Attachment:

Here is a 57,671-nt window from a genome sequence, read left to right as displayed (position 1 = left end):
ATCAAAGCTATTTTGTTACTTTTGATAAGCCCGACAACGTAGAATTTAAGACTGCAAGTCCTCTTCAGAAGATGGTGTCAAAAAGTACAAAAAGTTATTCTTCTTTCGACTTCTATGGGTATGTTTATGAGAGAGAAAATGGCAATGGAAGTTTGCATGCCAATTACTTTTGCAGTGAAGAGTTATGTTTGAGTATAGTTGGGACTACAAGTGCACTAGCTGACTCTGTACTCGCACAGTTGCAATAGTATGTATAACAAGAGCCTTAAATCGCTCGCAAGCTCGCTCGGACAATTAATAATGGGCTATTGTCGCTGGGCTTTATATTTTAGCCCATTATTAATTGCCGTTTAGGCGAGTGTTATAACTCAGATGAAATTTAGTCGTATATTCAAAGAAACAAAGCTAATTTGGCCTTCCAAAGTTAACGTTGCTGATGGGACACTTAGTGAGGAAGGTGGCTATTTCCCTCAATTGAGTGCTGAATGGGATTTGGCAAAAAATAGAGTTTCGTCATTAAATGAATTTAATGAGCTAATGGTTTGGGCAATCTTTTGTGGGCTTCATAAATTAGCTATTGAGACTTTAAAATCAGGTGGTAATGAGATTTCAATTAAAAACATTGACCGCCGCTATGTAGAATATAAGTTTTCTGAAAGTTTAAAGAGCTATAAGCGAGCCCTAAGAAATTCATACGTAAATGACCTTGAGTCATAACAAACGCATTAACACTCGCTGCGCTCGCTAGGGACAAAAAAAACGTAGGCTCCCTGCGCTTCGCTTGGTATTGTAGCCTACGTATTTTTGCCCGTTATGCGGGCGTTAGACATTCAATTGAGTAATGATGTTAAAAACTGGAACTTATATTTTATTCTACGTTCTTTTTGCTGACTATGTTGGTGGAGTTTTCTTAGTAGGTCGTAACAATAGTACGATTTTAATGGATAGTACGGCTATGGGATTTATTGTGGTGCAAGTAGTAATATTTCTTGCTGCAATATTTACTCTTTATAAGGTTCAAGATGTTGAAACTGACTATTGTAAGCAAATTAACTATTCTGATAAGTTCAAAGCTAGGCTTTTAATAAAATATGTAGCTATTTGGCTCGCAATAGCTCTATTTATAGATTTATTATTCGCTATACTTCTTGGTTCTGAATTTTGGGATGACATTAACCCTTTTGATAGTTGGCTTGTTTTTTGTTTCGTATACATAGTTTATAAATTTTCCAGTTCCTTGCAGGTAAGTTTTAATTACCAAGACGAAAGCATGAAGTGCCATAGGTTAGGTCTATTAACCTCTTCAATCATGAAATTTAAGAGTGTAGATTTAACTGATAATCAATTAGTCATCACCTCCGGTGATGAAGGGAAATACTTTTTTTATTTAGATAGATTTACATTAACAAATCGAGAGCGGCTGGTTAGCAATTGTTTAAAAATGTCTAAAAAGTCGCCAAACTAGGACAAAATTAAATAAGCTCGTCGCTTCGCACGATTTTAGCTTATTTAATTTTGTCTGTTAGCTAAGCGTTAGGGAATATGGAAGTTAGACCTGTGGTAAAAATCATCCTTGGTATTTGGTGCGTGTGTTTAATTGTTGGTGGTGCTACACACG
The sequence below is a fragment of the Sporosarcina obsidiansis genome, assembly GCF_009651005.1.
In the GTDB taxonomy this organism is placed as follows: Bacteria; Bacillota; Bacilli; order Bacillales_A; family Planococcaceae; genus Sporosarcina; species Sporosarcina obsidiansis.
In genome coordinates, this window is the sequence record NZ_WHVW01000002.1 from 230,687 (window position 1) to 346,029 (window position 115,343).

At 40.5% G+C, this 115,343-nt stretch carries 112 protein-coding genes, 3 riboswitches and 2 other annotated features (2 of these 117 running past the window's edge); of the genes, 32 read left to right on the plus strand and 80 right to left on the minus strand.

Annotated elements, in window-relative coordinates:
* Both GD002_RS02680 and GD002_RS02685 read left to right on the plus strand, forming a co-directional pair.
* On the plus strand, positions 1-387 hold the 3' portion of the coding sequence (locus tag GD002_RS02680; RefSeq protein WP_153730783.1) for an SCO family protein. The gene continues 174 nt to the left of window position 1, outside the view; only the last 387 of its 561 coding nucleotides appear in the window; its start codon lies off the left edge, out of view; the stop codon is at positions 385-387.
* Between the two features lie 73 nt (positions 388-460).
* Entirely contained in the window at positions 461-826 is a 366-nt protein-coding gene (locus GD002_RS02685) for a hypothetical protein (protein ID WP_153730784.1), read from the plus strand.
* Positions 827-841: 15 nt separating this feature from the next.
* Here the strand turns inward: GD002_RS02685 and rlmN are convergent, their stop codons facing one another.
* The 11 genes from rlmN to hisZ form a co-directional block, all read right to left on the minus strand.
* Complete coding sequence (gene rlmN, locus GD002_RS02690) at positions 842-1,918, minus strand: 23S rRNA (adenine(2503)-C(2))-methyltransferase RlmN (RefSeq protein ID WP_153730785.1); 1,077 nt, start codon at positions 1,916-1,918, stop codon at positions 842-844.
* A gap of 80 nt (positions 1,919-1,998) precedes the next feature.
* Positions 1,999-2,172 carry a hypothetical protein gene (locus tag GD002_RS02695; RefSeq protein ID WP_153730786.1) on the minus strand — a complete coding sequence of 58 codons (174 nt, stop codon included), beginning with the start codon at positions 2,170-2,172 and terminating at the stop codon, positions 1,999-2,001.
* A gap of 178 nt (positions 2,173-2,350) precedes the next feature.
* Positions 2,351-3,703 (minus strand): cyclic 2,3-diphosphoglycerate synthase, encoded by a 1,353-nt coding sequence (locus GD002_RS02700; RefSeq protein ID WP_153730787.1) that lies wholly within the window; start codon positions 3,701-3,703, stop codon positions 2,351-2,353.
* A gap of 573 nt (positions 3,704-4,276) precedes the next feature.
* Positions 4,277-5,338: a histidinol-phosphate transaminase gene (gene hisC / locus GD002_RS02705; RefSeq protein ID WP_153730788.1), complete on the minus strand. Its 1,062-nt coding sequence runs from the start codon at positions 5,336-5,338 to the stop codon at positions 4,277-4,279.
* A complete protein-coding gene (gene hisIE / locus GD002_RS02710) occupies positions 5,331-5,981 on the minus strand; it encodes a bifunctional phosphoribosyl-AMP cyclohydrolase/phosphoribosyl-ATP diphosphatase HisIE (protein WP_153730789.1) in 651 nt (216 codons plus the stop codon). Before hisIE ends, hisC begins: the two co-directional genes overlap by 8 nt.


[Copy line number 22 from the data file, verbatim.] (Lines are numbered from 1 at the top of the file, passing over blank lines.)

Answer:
* A complete protein-coding gene (gene hisIE / locus GD002_RS02710) occupies positions 5,331-5,981 on the minus strand; it encodes a bifunctional phosphoribosyl-AMP cyclohydrolase/phosphoribosyl-ATP diphosphatase HisIE (protein WP_153730789.1) in 651 nt (216 codons plus the stop codon). Before hisIE ends, hisC begins: the two co-directional genes overlap by 8 nt.